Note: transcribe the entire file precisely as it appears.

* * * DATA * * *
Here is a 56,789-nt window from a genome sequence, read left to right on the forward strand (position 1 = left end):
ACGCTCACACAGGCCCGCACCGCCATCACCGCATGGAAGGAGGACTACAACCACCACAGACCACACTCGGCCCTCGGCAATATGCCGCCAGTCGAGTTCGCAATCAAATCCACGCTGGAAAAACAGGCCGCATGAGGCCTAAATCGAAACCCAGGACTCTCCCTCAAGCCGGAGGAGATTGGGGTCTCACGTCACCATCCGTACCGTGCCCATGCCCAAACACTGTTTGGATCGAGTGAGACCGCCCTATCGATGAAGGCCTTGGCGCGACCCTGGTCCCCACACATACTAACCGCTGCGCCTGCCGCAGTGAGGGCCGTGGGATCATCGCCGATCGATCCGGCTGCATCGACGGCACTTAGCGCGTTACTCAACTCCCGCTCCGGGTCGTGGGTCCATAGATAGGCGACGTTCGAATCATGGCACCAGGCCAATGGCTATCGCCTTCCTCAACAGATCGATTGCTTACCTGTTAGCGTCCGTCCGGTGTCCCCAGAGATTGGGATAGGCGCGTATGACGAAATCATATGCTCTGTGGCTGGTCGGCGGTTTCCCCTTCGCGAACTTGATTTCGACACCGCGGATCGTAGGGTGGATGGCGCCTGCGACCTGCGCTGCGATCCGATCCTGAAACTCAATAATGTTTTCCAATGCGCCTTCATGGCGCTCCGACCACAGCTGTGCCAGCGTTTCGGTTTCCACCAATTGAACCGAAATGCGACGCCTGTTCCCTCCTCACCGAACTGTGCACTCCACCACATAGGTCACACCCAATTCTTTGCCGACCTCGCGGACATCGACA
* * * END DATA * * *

Here is a 56,789-nt window from a genome sequence, read left to right on the forward strand (position 1 = left end):
ACGCTCACACAGGCCCGCACCGCCATCACCGCATGGAAGGAGGACTACAACCACCACAGACCACACTCGGCCCTCGGCAATATGCCGCCAGTCGAGTTCGCAATCAAATCCACGCTGGAAAAACAGGCCGCATGAGGCCTAAATCGAAACCCAGGACTCTCCCTCAAGCCGGAGGAGATTGGGGTCTCACGTCACCATCCGTACCGTGCCCATGCCCAAACACTGTTTGGATCGAGTGAGACCGCCCTATCGATGAAGGCCTTGGCGCGACCCTGGTCCCCACACATACTAACCGCTGCGCCTGCCGCAGTGAGGGCCGTGGGATCATCGCCGATCGATCCGGCTGCATCGACGGCACTTAGCGCGTTACTCAACTCCCGCTCCGGGTCGTGGGTCCATAGATAGGCGACGTTCGAATCATGGCACCAGGCCAATGGCTATCGCCTTCCTCAACAGATCGATTGCTTACCTGTTAGCGTCCGTCCGGTGTCCCCAGAGATTGGGATAGGCGCGTATGACGAAATCATATGCTCTGTGGCTGGTCGGCGGTTTCCCCTTCGCGAACTTGATTTCGACACCGCGGATCGTAGGGTGGATGGCGCCTGCGACCTGCGCTGCGATCCGATCCTGAAACTCAATAATGTTTTCCAATGCGCCTTCATGGCGCTCCGACCACAGCTGTGCCAGCGTTTCGGTTTCCACCAATTGAACCGAAATGCGACGCCTGTTCCCTCCTCACCGAACTGTGCACTCCACCACATAGGTCACACCCAATTCTTTGCCGACCTCGCGGACATCGACA